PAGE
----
(a) made of fire resistive material, or
(b) protected by an adequate automatic fire extinguishing system.
(2) Where it is necessary to maintain a fire separation between parts of a building, an employer shall ensure that a spiral chute conveyor is
(a) enclosed in a shaft made of fire resistive material with doors at each end of the shaft, or
(b) provided with automatic fire doors or draft checks when the chute of the conveyor passes through the parts of the building.
257. An employer shall ensure that a conveyor that carries a load up an incline is equipped with an anti-rollback device.
258. (1) Where employee access to an elevated conveyor is necessary, an employer shall ensure that the elevated conveyor has a walkway along its entire length that is not less than 500 mm wide and is equipped with guardrails.
(2) Where an employee is required to cross over a conveyor, an employer shall ensure that adequate crossing facilities are provided.
259. (1) Where there is danger of injury to an employee from material falling from a conveyor, an employer shall ensure that sheet metal or screen guards are installed under or along side the conveyor if it is not entirely enclosed so as to prevent the material from falling.
(2) Where there may be danger of injury to an employee who is in proximity to a belt conveyor, an employer shall ensure that the conveyor is provided with adequate safeguards extending 1 m from the pulleys and along the sides of the conveyor.
(3) An employer shall ensure that an inclined bucket conveyor is enclosed with a solid safeguard that has one or more wire glass windows and that is not less than 2.1 m in height extending to the full height of the conveyor.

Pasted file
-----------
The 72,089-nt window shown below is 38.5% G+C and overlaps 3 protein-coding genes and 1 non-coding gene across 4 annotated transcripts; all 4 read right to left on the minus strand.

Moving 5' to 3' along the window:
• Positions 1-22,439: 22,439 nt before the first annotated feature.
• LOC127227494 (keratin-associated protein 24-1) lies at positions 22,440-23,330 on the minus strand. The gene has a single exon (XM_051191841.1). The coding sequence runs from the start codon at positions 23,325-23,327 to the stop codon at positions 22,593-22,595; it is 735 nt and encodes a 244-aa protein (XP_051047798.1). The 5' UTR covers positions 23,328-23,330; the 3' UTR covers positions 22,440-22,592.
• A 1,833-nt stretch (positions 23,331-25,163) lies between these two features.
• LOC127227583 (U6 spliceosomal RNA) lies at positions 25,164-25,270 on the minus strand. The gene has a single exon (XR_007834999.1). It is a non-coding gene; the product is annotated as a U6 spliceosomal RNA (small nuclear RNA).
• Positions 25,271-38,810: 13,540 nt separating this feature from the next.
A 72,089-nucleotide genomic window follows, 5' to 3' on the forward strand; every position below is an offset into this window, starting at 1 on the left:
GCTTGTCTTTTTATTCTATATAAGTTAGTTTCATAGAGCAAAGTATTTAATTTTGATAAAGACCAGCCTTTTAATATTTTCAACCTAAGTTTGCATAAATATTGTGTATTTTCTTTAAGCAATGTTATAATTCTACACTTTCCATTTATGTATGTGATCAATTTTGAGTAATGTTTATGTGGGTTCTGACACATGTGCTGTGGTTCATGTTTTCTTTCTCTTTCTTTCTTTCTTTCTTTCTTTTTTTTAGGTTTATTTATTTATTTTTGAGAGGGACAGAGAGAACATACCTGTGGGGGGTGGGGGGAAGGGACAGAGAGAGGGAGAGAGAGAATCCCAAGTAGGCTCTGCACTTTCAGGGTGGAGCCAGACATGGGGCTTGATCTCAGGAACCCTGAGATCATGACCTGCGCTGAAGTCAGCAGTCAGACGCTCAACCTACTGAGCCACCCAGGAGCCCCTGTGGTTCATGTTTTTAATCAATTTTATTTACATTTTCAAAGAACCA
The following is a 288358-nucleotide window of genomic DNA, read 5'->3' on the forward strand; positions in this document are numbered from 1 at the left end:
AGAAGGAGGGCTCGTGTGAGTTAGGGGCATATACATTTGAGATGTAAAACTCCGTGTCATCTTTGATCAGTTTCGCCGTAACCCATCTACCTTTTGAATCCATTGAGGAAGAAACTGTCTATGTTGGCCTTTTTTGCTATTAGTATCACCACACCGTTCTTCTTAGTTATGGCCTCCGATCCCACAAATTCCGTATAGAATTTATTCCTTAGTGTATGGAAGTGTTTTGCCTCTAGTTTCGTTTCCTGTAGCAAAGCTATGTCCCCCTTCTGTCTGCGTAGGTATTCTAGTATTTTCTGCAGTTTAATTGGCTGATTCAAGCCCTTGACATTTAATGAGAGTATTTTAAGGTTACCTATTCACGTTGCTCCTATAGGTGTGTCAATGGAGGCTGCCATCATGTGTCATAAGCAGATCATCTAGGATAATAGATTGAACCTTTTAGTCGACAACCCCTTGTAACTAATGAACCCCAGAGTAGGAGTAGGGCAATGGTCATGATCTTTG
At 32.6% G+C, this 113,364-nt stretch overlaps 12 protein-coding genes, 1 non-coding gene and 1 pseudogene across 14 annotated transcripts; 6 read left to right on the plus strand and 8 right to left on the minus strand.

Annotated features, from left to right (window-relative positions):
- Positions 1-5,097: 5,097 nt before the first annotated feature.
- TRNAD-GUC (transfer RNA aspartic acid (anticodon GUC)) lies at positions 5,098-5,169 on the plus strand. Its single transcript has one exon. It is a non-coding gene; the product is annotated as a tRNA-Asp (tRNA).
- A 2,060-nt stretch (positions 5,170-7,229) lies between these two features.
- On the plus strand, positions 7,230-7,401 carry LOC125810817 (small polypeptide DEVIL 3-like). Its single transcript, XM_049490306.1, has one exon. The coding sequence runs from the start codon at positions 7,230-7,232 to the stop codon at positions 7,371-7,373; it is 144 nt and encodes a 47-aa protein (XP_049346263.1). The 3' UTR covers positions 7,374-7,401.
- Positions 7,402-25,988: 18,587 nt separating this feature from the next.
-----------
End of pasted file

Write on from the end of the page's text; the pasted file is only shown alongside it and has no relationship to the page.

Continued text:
(4) An employer shall ensure that a screw conveyor is placed in metal troughs fitted with secured covers of not less than 3 mm thick metal plates in removable sections or of other material that provides equivalent protection.
(5) An employer shall ensure that when a screw conveyor is fed from the floor level, adequate safeguards are provided around the opening.
260. (1) An employer shall ensure that an enclosed or pneumatic conveyor used for carrying combustible or flammable material of an explosive nature is provided with an adequate explosion prevention system or with safety relief vents leading as directly as possible to the outside air and not connecting with any chimney pipe, vent or flue used for any other purpose.
(2) Where non-escape of materials being carried on an enclosed conveyor is essential, an employer shall ensure that safety relief vent outlets on the conveyor are provided with counter-balanced relief valves.
(3) An employer shall ensure that a fan for a pneumatic conveyor is
(a) made of fire resistive material,
(b) secured to a substantial support or foundation,
(c) located, arranged and guarded so as to afford ready and safe access for maintenance, and
(d) provided with remote controls in addition to normal operating controls.
(4) Where flammable materials are passed through the fan of a pneumatic conveyor, an employer shall ensure that the blades and spiders of the fan are made of non-ferrous material and the casing of the fan is lined with non-ferrous material.
(5) An employer shall ensure that intake openings of fans for a pneumatic conveyor are protected with metal screens or gratings.
(6) Where material is fed by hand into a pneumatic conveyor 300 mm in width or larger, an employer shall ensure that precautions are taken to prevent an employee from being drawn into the opening.
261. (1) An employee shall not
(a) stand on the supporting frame of a conveyor while loading or unloading the conveyor or when clearing blockages on the conveyor unless the conveyor is stopped and locked out, or
(b) ride on a conveyor.
(2) An employee shall remove heavy or bulky articles by hand from a moving conveyor at designated stations only.